Some of the courses I facilitate are at venues that are optimised for learning, but others are at my clients’ premises.
Where the client’s internal space is being used I make sure to be really clear with my contact about room requirements and space in advance, explaining the effect that the environment has on the ability of participants to take in and retain key messages.
Once I explain to clients that the transfer of knowledge back to the workplace (their investment) can be hindered by poor surroundings, they quickly get on board – with the result that in the majority of cases I end up with amazing facilities that are fit for use.
Earlier this year though, I faced my first major challenge in terms of the learning environment. The client in question was limited by budget, so an external venue was not an option. Neither was refreshment. They were in an impressive location, but it was an older building that had quirks with heating and cooling. The final nail in the coffin was that internal meeting rooms were at a premium.
What am I saying? The room we were allocated was tiny – especially for the number of delegates, and we were crammed in like sardines. Once we were all seated, no one could get out of the room without others being displaced. The air conditioning did not work. So with the extra bodies it was hot, boiling hot. And – we had to switch rooms during the day as the room we were in was not available for the duration of the session. The switch was scheduled for 2:30pm, right in the middle of a session. I wish I could tell you the second room was better, but it was at best, equivalent.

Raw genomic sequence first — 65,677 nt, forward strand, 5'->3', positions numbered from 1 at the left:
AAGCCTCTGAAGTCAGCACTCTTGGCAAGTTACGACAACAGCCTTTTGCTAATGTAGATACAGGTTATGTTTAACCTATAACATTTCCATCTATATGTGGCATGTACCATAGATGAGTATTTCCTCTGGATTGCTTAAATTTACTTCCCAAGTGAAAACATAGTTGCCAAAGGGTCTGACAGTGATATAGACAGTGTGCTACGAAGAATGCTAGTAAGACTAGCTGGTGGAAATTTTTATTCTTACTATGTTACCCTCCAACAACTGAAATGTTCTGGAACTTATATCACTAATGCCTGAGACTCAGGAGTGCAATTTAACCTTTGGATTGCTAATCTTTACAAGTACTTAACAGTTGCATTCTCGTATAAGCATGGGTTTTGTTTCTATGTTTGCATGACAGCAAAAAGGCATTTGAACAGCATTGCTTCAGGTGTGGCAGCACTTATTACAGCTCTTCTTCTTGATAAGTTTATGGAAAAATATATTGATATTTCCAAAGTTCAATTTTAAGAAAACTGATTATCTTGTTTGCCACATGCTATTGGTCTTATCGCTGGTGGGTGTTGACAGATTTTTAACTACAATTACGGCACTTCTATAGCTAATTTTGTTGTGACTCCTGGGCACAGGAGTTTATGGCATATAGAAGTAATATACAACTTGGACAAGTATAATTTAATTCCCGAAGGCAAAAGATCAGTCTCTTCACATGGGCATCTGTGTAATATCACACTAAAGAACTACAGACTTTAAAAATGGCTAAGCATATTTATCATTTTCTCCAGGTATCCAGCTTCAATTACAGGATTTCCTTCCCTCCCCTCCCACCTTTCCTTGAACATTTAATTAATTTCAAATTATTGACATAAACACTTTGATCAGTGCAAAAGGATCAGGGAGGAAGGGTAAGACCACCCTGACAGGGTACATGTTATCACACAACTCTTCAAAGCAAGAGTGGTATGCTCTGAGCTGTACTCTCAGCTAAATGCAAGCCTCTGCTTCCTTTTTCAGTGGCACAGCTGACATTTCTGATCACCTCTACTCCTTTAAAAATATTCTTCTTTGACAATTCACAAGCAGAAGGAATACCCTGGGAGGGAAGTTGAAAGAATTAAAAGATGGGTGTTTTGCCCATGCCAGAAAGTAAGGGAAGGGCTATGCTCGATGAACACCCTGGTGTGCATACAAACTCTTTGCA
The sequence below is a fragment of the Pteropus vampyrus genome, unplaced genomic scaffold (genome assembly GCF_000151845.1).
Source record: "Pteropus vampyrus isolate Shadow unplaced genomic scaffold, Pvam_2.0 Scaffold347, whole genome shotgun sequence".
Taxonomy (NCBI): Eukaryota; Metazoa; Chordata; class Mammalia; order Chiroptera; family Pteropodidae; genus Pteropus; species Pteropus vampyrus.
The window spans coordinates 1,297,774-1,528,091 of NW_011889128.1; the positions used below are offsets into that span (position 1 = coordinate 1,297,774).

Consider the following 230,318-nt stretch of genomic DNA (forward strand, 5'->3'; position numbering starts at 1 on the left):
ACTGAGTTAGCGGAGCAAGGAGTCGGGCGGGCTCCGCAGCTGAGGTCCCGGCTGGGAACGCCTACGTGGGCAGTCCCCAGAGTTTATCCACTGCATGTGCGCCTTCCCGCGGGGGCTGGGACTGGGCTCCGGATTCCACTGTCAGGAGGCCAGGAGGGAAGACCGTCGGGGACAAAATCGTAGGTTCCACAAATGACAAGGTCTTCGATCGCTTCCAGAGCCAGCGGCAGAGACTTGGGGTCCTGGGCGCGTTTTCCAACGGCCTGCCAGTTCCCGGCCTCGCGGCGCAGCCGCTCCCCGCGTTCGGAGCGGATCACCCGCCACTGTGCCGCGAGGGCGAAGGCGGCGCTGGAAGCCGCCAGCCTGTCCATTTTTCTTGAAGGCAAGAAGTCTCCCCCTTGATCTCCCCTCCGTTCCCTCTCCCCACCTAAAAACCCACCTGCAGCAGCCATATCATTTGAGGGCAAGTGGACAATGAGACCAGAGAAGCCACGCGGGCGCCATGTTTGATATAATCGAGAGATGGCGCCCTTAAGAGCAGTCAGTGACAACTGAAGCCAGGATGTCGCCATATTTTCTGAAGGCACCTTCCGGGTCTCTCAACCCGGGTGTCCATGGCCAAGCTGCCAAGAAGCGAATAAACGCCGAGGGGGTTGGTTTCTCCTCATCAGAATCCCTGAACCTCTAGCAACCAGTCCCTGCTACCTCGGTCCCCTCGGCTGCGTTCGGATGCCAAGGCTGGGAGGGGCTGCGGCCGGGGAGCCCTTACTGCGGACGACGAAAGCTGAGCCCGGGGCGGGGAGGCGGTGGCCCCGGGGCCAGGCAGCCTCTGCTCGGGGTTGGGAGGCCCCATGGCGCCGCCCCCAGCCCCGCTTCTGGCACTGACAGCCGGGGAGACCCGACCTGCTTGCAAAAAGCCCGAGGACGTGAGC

There was not much that I could do to enact change on Day 1 – the air conditioning could not be fixed, fans were not available and I could not change the time of the room switchover.
But I did think on my feet. I tweaked the Agenda to afford shorter, more frequent breaks to give my participants a chance to get up and move more during the course day. I arranged break out activities and discussions to happen outside of the room – in canteen or lounge areas, so the delegates could get some much needed space. I ran out in the first break to get snacks and other refreshment and for the afternoon break I brought in popsicles to help us cool down. The kinaesthetic learning toys I take with me everywhere came in very handy for helping the group focus, and I also had background music during exercises to lighten the atmosphere in the room and help sustain concentration.
Day 2 was a new day – and I came ready. Here’s a picture of my Optimisation Bag. In addition to all the things listed above, I also had fans – big and small, extension leads for power, a better range of snacks and treats to keep energy levels up throughout the day, and speakers for the music. I also managed to arrange room changes to happen over the lunch break – and not in the middle of sessions so that I we didn’t lose time during the day and I could arrange for all materials to be moved so participants weren’t too inconvenienced. It all paid off. I got comments on the course like:
“A really engaging trainer, who made the 2 days really fun despite some internal issues with facilities”
“Dana was fantastic. I had so much fun & the sessions were extremely informative”
“Dana was an excellent, engaging, enjoyable, well informed facilitator. A brilliant choice, especially given the constraints of the session”
The experience reassured me that no matter what I walk into now, whatever surprises the learning environment reveals I can handle it. I hope that this never happens to you, but if it does – I hope my sharing this gives you some ideas and the confidence to know that you can make it better and even the little things you do can make a big difference.